4 Futuristic Cleaning Innovations Underway We'd Happily Take Now
Good news, fellow cleaners: As the United States recovers from that dreadful Recession, the cleaning industry is expected to grow, according to Franchise Help analyst Andrew Weber. People will have more cash to spend on tidying up, and offices will need to clean up after larger workforces.
Innovators excited about this growth are building technology to revolutionize the way we do our cleaning and, in some cases, handing off the scrubbing to our gadgets. Here are some developments underway that could come soon to a supply closet near you.
1. The 10-minute Washer/Dryer
Recall what you wore yesterday. In that outfit, did you climb the highest mountain, wrestle a Yeti and celebrate your victory with a platter of the sloppiest barbecue ribs? Probably not. It goes to show that yesterday's clothes rarely need a full-out drenching in gallons of soapy water--they just need light freshening.
That's why Procter & Gamble and Whirlpool teamed up to develop the $500 Swash, a 10-minute machine aimed at postponing laundry day. Swash's website says 80% of clothing tossed into a washing machine has no visible stains. If your shirt falls under that 80%, Swash will lift its wrinkles and leave a fresh scent before you finish your morning Froot Loops.
A 12-pack of the Tide pods used to clean the clothing costs $6.99, so the Swash isn't recommended for the broke college student who searches his couch cushions for quarters to use at the laundromat. But hey, if you're adventurous, then set sail to your nearest appliance dealer and dig up the dry cleaning treasure buried within, fellow Swashbuckler. Arrrr.
2. The Smarter Robotic Vacuum
Optometrists, be jealous. Dyson's first automated vacuum, hitting Japanese stores this year, is one crazy animal thanks to its 360° eyeball that views the entire room simultaneously. According to the Dyson 360 Eye website, the living room rover knows where it's gotta go because it explores your terrain using "complex mathematics, probability theory, geometry and trigonometry." If only this bot genius were around to do our high school algebra homework.
The free Dyson Link mobile app for IOS and Android will allow you to schedule a thorough vacuuming away from home. If you're at work and need to make sure your rug rover didn't get trapped behind the couch, you can view maps of its cleaning progress through the app.
USA Today says the 360 Eye's battery lasts just 20 minutes or so, but when it needs an electrical boost, the bot navigates itself to the charging dock for some refueling without your help. Somebody tame this beast.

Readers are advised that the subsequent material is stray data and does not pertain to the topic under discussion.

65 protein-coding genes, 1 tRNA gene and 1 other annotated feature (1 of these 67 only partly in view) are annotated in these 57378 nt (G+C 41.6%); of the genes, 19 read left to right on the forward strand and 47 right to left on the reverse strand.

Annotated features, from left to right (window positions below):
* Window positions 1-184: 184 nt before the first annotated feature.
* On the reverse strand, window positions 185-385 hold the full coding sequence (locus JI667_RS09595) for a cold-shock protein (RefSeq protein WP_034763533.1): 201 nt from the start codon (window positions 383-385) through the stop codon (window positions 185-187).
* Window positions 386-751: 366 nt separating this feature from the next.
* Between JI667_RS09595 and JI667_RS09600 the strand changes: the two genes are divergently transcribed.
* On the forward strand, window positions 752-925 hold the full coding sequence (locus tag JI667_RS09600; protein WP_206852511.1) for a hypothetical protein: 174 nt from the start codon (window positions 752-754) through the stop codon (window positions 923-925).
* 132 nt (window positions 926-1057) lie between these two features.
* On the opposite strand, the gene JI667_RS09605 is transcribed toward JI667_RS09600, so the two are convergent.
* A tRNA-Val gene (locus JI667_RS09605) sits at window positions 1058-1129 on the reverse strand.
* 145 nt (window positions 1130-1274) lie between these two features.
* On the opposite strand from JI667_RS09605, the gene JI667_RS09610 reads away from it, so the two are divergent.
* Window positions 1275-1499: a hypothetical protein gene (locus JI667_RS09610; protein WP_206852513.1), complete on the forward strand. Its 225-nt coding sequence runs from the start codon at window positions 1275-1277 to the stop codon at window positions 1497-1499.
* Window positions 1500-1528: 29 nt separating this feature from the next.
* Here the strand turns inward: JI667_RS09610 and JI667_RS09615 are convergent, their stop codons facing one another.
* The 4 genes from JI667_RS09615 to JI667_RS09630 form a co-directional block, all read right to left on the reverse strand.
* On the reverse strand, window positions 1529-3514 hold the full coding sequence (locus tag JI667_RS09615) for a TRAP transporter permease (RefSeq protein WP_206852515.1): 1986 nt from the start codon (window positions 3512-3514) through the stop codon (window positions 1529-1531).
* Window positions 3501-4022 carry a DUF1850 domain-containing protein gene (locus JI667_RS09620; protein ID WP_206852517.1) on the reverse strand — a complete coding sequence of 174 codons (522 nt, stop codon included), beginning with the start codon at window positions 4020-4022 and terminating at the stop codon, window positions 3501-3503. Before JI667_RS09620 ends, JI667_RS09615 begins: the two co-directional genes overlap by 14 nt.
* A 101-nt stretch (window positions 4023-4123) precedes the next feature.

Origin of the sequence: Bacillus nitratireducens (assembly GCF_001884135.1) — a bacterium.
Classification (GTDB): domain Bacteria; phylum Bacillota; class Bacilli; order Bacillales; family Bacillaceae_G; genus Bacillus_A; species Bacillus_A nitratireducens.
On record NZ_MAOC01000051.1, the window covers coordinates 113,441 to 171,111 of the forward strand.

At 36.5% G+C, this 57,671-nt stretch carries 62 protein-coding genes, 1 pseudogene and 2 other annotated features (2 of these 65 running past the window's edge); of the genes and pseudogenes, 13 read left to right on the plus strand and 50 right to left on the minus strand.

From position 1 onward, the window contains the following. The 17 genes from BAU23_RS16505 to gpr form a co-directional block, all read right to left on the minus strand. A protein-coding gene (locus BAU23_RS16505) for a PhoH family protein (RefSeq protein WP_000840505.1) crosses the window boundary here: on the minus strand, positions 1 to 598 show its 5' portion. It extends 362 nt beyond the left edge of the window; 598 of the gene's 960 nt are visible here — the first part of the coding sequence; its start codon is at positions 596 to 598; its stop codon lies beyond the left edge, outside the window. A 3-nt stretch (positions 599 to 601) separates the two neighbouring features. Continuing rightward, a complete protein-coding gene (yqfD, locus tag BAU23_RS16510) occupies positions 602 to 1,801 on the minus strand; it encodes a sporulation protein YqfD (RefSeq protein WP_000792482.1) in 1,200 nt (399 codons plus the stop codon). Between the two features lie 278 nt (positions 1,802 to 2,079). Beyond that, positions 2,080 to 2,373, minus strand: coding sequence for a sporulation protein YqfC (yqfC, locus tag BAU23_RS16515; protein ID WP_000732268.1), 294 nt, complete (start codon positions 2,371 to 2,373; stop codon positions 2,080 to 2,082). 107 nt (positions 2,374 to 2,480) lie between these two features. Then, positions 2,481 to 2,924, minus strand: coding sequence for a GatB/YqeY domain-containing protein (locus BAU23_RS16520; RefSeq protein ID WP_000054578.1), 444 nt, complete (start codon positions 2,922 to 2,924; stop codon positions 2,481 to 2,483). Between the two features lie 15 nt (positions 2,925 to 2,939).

3. The Lawnmower That Goes Beyond Mowing
Technology isn't always about bells and whistles; sometimes it's about simplification. The Packer-Combo mower doesn't utilize Internet capabilities or groundbreaking scientific developments, but it's a model awaiting trademark that surprisingly doesn't already occupy backyard sheds worldwide.
The Packer-Combo, developed by two Pennsylvania men in their 70s, combines a mower, weed whacker and edger to take time out of routine yard-cleaning. Co-inventor Dennis Gesker told Philly.com there was plenty of arguing with co-inventor Bruce Packer, but in the end they agreed on a design that they hope will be locally mass-produced in their city of Philadelphia one day.
The men call the Packer-Combo a "lawnmower on steroids." Make of that what you will.
4. The Vehicle That Defies Carwashes
Automatic car wash services have simplified automobile cleaning to the point that our job is to jam a bill into the dollar slot and sit back in the driver's seat. Now Nissan believes even that is too much work. The nano-paint that lines the Nissan Leaf model repels the precipitation and oils that splash upon your vehicle during a messy drive.
There aren't any plans to apply the coating to other cars in the near future, but Nissan will continue experimenting with the paint. But just think: Someday when your inner 16-year-old needs to unwind after a fatiguing day at work, you could go do some therapeutic burn-outs in the mud--and your car would bathe itself on the ride home. Convenience at its absolute best.